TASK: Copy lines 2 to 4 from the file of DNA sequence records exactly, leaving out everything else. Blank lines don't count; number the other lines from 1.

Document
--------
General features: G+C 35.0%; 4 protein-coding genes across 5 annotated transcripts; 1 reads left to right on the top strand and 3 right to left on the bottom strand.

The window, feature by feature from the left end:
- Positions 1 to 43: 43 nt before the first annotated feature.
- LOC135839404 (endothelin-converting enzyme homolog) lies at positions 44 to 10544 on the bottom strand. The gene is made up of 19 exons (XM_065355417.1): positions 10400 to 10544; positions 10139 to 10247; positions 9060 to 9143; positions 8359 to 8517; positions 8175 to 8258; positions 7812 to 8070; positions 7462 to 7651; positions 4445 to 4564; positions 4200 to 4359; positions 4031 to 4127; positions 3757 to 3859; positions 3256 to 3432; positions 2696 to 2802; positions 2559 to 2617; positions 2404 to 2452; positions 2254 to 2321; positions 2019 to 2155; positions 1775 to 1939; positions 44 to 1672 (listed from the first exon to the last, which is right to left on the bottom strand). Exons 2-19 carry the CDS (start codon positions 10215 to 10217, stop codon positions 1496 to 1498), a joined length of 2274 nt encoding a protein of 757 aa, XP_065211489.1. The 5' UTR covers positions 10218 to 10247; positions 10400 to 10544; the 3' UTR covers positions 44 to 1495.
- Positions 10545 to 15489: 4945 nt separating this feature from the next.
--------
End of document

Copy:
The window, feature by feature from the left end:
- Positions 1 to 43: 43 nt before the first annotated feature.
- LOC135839404 (endothelin-converting enzyme homolog) lies at positions 44 to 10544 on the bottom strand. The gene is made up of 19 exons (XM_065355417.1): positions 10400 to 10544; positions 10139 to 10247; positions 9060 to 9143; positions 8359 to 8517; positions 8175 to 8258; positions 7812 to 8070; positions 7462 to 7651; positions 4445 to 4564; positions 4200 to 4359; positions 4031 to 4127; positions 3757 to 3859; positions 3256 to 3432; positions 2696 to 2802; positions 2559 to 2617; positions 2404 to 2452; positions 2254 to 2321; positions 2019 to 2155; positions 1775 to 1939; positions 44 to 1672 (listed from the first exon to the last, which is right to left on the bottom strand). Exons 2-19 carry the CDS (start codon positions 10215 to 10217, stop codon positions 1496 to 1498), a joined length of 2274 nt encoding a protein of 757 aa, XP_065211489.1. The 5' UTR covers positions 10218 to 10247; positions 10400 to 10544; the 3' UTR covers positions 44 to 1495.